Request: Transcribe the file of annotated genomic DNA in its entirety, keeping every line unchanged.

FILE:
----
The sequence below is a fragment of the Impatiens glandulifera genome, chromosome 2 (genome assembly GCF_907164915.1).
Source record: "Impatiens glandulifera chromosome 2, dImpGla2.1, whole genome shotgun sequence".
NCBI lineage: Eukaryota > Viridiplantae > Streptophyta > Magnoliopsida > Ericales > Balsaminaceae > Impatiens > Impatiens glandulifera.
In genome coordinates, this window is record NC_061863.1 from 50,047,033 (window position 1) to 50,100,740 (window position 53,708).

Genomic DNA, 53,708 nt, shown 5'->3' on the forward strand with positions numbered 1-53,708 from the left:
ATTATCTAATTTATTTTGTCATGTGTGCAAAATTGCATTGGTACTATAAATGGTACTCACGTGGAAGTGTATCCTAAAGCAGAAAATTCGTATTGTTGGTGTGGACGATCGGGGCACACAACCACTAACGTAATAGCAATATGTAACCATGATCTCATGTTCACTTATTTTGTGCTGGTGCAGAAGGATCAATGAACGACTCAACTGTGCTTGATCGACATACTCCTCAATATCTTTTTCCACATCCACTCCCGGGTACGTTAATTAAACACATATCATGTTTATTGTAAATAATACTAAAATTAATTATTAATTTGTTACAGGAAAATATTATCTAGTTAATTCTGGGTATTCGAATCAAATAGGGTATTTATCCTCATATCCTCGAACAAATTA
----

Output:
The sequence below is a fragment of the Impatiens glandulifera genome, chromosome 2 (genome assembly GCF_907164915.1).
Source record: "Impatiens glandulifera chromosome 2, dImpGla2.1, whole genome shotgun sequence".
NCBI lineage: Eukaryota > Viridiplantae > Streptophyta > Magnoliopsida > Ericales > Balsaminaceae > Impatiens > Impatiens glandulifera.
In genome coordinates, this window is record NC_061863.1 from 50,047,033 (window position 1) to 50,100,740 (window position 53,708).

Genomic DNA, 53,708 nt, shown 5'->3' on the forward strand with positions numbered 1-53,708 from the left:
ATTATCTAATTTATTTTGTCATGTGTGCAAAATTGCATTGGTACTATAAATGGTACTCACGTGGAAGTGTATCCTAAAGCAGAAAATTCGTATTGTTGGTGTGGACGATCGGGGCACACAACCACTAACGTAATAGCAATATGTAACCATGATCTCATGTTCACTTATTTTGTGCTGGTGCAGAAGGATCAATGAACGACTCAACTGTGCTTGATCGACATACTCCTCAATATCTTTTTCCACATCCACTCCCGGGTACGTTAATTAAACACATATCATGTTTATTGTAAATAATACTAAAATTAATTATTAATTTGTTACAGGAAAATATTATCTAGTTAATTCTGGGTATTCGAATCAAATAGGGTATTTATCCTCATATCCTCGAACAAATTA